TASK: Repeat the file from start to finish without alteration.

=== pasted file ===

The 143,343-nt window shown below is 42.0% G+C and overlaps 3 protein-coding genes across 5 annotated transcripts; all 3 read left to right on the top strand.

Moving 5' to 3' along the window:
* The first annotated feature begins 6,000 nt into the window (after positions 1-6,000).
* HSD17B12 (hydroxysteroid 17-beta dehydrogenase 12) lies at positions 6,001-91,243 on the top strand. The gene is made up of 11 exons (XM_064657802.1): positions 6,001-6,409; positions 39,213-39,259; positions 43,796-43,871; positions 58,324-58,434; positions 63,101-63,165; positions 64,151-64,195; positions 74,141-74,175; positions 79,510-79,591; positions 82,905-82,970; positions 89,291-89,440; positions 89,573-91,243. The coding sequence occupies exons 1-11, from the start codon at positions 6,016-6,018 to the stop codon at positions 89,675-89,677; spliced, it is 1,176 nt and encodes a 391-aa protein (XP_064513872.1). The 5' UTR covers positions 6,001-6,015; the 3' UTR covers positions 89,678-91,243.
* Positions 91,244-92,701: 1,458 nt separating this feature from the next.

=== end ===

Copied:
The 143,343-nt window shown below is 42.0% G+C and overlaps 3 protein-coding genes across 5 annotated transcripts; all 3 read left to right on the top strand.

Moving 5' to 3' along the window:
* The first annotated feature begins 6,000 nt into the window (after positions 1-6,000).
* HSD17B12 (hydroxysteroid 17-beta dehydrogenase 12) lies at positions 6,001-91,243 on the top strand. The gene is made up of 11 exons (XM_064657802.1): positions 6,001-6,409; positions 39,213-39,259; positions 43,796-43,871; positions 58,324-58,434; positions 63,101-63,165; positions 64,151-64,195; positions 74,141-74,175; positions 79,510-79,591; positions 82,905-82,970; positions 89,291-89,440; positions 89,573-91,243. The coding sequence occupies exons 1-11, from the start codon at positions 6,016-6,018 to the stop codon at positions 89,675-89,677; spliced, it is 1,176 nt and encodes a 391-aa protein (XP_064513872.1). The 5' UTR covers positions 6,001-6,015; the 3' UTR covers positions 89,678-91,243.
* Positions 91,244-92,701: 1,458 nt separating this feature from the next.